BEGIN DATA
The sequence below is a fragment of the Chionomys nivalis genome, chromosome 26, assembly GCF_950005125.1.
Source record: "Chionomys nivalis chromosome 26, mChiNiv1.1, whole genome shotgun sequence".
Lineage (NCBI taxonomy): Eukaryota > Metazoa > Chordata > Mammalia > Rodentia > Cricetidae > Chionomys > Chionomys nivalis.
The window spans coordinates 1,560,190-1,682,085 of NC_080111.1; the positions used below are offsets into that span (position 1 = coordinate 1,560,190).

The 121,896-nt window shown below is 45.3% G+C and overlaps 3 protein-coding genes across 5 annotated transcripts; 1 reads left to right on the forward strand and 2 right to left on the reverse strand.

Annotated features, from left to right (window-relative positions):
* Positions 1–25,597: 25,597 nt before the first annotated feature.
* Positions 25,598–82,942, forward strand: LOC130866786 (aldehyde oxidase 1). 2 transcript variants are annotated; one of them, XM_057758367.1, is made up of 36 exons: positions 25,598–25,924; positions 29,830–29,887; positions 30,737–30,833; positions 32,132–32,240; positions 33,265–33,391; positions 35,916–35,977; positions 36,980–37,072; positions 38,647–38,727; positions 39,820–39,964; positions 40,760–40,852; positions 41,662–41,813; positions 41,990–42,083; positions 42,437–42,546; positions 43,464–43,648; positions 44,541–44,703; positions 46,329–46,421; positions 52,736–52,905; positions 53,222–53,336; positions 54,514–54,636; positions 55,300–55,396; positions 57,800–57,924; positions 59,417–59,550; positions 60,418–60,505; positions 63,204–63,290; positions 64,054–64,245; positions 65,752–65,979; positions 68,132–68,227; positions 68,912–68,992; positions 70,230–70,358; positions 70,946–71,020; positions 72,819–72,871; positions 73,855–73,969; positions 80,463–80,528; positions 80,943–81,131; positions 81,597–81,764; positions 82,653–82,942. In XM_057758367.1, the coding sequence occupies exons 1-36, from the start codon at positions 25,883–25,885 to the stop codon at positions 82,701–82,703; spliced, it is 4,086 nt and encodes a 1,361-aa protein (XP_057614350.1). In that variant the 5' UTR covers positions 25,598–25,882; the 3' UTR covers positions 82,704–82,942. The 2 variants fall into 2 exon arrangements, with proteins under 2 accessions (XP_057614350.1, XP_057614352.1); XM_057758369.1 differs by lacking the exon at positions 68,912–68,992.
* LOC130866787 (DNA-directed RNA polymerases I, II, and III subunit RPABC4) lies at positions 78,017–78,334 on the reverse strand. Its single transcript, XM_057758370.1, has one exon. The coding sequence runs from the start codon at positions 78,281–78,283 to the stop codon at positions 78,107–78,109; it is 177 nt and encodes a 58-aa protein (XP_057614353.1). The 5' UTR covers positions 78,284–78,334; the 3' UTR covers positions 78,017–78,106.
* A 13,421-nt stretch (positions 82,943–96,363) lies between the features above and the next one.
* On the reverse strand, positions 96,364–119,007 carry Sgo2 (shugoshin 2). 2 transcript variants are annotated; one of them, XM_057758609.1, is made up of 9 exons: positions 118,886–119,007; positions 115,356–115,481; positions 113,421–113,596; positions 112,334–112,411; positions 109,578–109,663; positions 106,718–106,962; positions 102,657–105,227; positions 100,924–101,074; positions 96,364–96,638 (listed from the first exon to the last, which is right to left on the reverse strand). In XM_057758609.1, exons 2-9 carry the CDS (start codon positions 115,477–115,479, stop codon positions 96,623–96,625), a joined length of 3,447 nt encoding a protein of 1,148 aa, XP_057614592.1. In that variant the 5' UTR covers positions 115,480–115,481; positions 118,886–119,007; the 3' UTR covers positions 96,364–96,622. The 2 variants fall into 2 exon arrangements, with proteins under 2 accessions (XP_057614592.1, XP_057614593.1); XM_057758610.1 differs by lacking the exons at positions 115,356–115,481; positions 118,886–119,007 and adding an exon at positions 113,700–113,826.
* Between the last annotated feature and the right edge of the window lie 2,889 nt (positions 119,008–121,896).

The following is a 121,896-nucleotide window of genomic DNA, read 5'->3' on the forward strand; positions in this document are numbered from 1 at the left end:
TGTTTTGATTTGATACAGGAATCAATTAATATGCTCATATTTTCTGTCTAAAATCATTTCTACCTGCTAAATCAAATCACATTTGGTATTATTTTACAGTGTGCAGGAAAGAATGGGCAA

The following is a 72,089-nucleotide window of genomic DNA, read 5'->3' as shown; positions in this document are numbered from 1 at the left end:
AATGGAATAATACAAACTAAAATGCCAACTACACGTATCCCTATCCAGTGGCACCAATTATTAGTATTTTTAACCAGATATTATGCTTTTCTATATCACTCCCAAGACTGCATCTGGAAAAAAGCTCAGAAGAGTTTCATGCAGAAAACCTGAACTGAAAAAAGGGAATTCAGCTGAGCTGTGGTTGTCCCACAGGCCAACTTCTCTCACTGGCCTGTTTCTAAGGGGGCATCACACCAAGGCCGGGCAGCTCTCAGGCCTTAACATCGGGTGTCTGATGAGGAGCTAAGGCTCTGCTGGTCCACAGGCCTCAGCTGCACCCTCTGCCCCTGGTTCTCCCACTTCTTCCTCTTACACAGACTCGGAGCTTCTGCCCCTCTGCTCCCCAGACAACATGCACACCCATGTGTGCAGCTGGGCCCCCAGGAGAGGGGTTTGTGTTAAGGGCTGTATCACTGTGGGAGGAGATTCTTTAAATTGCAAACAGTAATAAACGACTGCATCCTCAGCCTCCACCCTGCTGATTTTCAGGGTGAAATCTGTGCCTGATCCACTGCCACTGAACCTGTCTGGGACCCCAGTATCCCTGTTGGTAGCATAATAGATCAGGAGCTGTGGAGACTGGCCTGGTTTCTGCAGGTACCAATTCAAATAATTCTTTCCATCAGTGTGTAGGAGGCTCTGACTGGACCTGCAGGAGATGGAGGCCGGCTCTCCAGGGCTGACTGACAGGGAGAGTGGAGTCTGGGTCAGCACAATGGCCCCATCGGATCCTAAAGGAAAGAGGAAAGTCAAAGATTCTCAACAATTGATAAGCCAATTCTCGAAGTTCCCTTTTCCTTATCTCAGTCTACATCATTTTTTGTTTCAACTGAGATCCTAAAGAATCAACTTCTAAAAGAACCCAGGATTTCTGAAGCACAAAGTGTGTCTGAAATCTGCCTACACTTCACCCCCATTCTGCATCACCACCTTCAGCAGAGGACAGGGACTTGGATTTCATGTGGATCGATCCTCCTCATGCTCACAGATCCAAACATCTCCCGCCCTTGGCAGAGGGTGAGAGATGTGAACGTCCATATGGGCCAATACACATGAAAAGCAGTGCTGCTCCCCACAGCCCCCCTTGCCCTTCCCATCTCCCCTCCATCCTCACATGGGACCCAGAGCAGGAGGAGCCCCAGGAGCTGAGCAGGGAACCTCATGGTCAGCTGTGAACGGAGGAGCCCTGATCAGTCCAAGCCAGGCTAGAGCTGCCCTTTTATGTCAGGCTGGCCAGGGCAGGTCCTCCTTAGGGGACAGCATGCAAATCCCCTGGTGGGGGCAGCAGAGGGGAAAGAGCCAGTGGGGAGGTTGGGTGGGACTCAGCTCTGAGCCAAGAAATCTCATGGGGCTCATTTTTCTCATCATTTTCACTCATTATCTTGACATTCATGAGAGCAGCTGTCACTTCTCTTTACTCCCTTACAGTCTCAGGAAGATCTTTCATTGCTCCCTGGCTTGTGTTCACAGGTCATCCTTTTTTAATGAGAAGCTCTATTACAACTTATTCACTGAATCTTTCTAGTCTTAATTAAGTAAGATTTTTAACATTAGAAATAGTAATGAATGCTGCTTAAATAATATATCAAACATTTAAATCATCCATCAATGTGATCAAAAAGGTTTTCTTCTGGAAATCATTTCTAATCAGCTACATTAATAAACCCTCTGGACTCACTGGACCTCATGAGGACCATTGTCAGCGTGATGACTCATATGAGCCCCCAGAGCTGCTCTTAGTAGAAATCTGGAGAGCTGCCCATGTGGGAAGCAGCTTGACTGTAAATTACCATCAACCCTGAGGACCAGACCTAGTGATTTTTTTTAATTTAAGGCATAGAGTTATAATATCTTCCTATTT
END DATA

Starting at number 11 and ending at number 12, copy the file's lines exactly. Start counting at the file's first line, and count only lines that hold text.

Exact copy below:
* On the reverse strand, positions 96,364–119,007 carry Sgo2 (shugoshin 2). 2 transcript variants are annotated; one of them, XM_057758609.1, is made up of 9 exons: positions 118,886–119,007; positions 115,356–115,481; positions 113,421–113,596; positions 112,334–112,411; positions 109,578–109,663; positions 106,718–106,962; positions 102,657–105,227; positions 100,924–101,074; positions 96,364–96,638 (listed from the first exon to the last, which is right to left on the reverse strand). In XM_057758609.1, exons 2-9 carry the CDS (start codon positions 115,477–115,479, stop codon positions 96,623–96,625), a joined length of 3,447 nt encoding a protein of 1,148 aa, XP_057614592.1. In that variant the 5' UTR covers positions 115,480–115,481; positions 118,886–119,007; the 3' UTR covers positions 96,364–96,622. The 2 variants fall into 2 exon arrangements, with proteins under 2 accessions (XP_057614592.1, XP_057614593.1); XM_057758610.1 differs by lacking the exons at positions 115,356–115,481; positions 118,886–119,007 and adding an exon at positions 113,700–113,826.
* Between the last annotated feature and the right edge of the window lie 2,889 nt (positions 119,008–121,896).